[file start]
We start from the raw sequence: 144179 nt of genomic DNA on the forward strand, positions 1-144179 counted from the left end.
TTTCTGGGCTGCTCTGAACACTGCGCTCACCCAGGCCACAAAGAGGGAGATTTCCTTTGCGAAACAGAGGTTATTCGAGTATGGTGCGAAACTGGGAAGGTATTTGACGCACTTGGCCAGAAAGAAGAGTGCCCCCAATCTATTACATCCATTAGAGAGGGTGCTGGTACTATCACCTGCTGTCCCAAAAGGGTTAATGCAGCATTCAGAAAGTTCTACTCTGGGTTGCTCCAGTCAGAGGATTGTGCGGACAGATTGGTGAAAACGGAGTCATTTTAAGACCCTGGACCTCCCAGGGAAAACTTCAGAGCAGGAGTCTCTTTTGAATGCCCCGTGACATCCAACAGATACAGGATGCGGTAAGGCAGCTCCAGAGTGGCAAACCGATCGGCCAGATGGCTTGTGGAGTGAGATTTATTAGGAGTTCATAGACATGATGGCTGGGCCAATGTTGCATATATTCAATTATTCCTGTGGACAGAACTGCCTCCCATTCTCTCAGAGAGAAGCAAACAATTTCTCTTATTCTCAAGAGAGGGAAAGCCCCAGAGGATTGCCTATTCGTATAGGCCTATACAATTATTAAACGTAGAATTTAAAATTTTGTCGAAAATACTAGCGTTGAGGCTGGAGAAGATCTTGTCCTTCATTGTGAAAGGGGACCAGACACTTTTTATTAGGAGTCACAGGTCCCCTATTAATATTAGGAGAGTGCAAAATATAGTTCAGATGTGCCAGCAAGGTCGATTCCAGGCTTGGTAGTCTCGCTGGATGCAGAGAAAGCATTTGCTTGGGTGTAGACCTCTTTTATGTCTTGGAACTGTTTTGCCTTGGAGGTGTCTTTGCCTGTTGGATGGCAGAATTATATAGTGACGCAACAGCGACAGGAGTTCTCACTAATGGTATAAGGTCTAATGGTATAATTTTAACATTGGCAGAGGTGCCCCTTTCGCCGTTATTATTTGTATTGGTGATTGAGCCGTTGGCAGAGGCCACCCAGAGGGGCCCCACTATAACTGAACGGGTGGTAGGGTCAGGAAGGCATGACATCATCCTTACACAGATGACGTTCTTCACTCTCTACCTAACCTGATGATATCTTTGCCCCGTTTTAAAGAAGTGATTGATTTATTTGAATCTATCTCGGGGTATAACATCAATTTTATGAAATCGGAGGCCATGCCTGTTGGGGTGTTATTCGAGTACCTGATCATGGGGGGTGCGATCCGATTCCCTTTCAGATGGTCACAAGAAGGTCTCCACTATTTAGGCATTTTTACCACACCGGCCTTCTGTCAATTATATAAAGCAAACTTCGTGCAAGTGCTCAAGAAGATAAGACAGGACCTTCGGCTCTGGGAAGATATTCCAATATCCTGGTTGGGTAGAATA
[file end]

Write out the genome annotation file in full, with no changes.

We start from the raw sequence: 144179 nt of genomic DNA on the forward strand, positions 1-144179 counted from the left end.
TTTCTGGGCTGCTCTGAACACTGCGCTCACCCAGGCCACAAAGAGGGAGATTTCCTTTGCGAAACAGAGGTTATTCGAGTATGGTGCGAAACTGGGAAGGTATTTGACGCACTTGGCCAGAAAGAAGAGTGCCCCCAATCTATTACATCCATTAGAGAGGGTGCTGGTACTATCACCTGCTGTCCCAAAAGGGTTAATGCAGCATTCAGAAAGTTCTACTCTGGGTTGCTCCAGTCAGAGGATTGTGCGGACAGATTGGTGAAAACGGAGTCATTTTAAGACCCTGGACCTCCCAGGGAAAACTTCAGAGCAGGAGTCTCTTTTGAATGCCCCGTGACATCCAACAGATACAGGATGCGGTAAGGCAGCTCCAGAGTGGCAAACCGATCGGCCAGATGGCTTGTGGAGTGAGATTTATTAGGAGTTCATAGACATGATGGCTGGGCCAATGTTGCATATATTCAATTATTCCTGTGGACAGAACTGCCTCCCATTCTCTCAGAGAGAAGCAAACAATTTCTCTTATTCTCAAGAGAGGGAAAGCCCCAGAGGATTGCCTATTCGTATAGGCCTATACAATTATTAAACGTAGAATTTAAAATTTTGTCGAAAATACTAGCGTTGAGGCTGGAGAAGATCTTGTCCTTCATTGTGAAAGGGGACCAGACACTTTTTATTAGGAGTCACAGGTCCCCTATTAATATTAGGAGAGTGCAAAATATAGTTCAGATGTGCCAGCAAGGTCGATTCCAGGCTTGGTAGTCTCGCTGGATGCAGAGAAAGCATTTGCTTGGGTGTAGACCTCTTTTATGTCTTGGAACTGTTTTGCCTTGGAGGTGTCTTTGCCTGTTGGATGGCAGAATTATATAGTGACGCAACAGCGACAGGAGTTCTCACTAATGGTATAAGGTCTAATGGTATAATTTTAACATTGGCAGAGGTGCCCCTTTCGCCGTTATTATTTGTATTGGTGATTGAGCCGTTGGCAGAGGCCACCCAGAGGGGCCCCACTATAACTGAACGGGTGGTAGGGTCAGGAAGGCATGACATCATCCTTACACAGATGACGTTCTTCACTCTCTACCTAACCTGATGATATCTTTGCCCCGTTTTAAAGAAGTGATTGATTTATTTGAATCTATCTCGGGGTATAACATCAATTTTATGAAATCGGAGGCCATGCCTGTTGGGGTGTTATTCGAGTACCTGATCATGGGGGGTGCGATCCGATTCCCTTTCAGATGGTCACAAGAAGGTCTCCACTATTTAGGCATTTTTACCACACCGGCCTTCTGTCAATTATATAAAGCAAACTTCGTGCAAGTGCTCAAGAAGATAAGACAGGACCTTCGGCTCTGGGAAGATATTCCAATATCCTGGTTGGGTAGAATA